To achieve our goals, we work to:
We must build coalitions with others who favor healthy stream flows - recreationists in Colorado, farmers in Idaho, landowners in Montana, the Mormon Church in Utah, and municipalities in Wyoming, as examples. With strong coalitions we can advocate for improvements to state decision making processes that will allow for protection of instream flow values and needs in water allocation and management.
To maintain sustainable coldwater fisheries we must restore rivers in priority watersheds. Neither TU nor any other single group is likely to ever have the organizational capacity or resources to restore properly functioning watersheds throughout the West. We can, however, restore key watersheds or river reaches and create models of success so that others will follow our lead.
In the face of burgeoning population growth and competing demands for water, TU's Western Water Project continues to develop and implement strategies to protect already healthy rivers, and rivers that are being sustained due to our on-going efforts. In addition to defending healthy river flows in state water proceedings we use such tools as federal reserved rights, bypass flows, and federal permitting processes to ensure the continued conservation of these resources.
We have made remarkable progress toward our goals in the last eight years and have seen progress in every state:
California: We secured legislation directing the state's water board to adopt standards for instream flows for salmon and steelhead streams along the north coast. We then brought together a broad group of urban and agricultural water users, conservationists, and state, federal, and local agencies to make consensus recommendations for those standards.
Colorado: We stopped several poorly conceived and potentially damaging water projects, and secured new legislation that expands instream flow protection in the state.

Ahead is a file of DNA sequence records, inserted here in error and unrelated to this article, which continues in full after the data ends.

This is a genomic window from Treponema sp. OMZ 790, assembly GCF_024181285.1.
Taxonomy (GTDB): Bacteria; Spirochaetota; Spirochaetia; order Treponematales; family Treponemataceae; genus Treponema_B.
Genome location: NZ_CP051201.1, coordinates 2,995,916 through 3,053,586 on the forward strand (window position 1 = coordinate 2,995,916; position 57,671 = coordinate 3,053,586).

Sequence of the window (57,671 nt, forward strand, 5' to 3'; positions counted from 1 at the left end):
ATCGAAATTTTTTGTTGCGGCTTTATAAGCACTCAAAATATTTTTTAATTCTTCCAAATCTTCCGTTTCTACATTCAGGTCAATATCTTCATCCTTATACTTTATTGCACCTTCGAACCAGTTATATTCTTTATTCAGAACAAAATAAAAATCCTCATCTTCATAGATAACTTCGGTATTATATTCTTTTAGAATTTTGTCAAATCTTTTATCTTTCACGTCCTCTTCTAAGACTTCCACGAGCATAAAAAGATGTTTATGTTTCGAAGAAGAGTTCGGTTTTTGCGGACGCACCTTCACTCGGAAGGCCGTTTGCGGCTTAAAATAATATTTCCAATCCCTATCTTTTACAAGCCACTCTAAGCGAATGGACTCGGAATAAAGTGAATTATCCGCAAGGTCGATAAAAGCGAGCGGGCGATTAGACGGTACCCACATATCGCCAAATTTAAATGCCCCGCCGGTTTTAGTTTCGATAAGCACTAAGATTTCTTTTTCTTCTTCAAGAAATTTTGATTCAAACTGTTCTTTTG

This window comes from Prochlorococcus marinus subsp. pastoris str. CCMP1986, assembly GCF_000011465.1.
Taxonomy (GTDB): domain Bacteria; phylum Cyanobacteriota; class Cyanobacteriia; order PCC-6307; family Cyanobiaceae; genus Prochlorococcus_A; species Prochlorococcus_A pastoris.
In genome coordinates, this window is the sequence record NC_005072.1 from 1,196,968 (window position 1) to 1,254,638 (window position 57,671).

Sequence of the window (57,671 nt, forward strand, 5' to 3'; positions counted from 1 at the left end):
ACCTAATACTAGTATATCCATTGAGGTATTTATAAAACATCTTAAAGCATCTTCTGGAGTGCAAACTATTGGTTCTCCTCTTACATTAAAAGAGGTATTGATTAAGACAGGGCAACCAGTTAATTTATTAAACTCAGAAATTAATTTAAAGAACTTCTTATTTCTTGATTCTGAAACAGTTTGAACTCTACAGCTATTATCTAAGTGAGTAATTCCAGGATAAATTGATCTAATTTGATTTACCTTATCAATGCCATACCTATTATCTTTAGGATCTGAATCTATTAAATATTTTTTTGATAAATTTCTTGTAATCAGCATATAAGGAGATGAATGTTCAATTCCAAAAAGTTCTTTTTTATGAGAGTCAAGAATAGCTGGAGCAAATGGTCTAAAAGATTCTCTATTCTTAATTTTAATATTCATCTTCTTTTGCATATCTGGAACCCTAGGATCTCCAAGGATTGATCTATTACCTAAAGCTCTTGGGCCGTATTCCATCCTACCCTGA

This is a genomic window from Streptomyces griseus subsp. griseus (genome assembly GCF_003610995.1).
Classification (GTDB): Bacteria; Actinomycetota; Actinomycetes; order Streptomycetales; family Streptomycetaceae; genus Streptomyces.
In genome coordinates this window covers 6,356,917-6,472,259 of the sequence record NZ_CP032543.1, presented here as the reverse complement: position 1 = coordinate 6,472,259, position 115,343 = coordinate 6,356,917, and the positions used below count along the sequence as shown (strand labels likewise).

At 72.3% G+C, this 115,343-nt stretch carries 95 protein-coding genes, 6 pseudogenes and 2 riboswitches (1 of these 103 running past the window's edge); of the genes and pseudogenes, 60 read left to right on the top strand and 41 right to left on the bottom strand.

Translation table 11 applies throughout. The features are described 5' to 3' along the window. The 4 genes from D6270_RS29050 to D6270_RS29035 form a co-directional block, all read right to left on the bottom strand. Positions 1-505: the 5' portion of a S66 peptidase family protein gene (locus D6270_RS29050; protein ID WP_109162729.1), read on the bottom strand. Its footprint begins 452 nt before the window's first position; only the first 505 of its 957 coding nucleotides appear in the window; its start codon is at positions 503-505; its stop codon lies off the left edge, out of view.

Idaho: We secured important water management changes on the Upper Snake River system that have made natural stream flows and fisheries a fundamental part of reservoir operations.
Montana: We led the successful effort to renew and make permanent the state's water leasing statute. In Montana alone, we have completed more than 20 water leases with private landowners, restoring critical habitats and providing a west-wide model for how voluntary market mechanisms can help rivers and agricultural producers.
Utah: We brokered an agreement to remove a dam and secure permanent instream flows in a river the state identified as crucial to the recovery of Bonneville cutthroat trout, and followed up with an extensive habitat restoration program in the river's headwaters.
Wyoming: We were instrumental in an effort to create a $250 million fish and wildlife trust fund. Wehave built alliances with important individuals and organizations that now support an agenda that includes legislative reform to enhance the state's ability to protect water instream.
We are optimistic that our work will provide a roadmap to healthier rivers with abundant flows, and healthier communities that are vested in the long-term protection of their watersheds.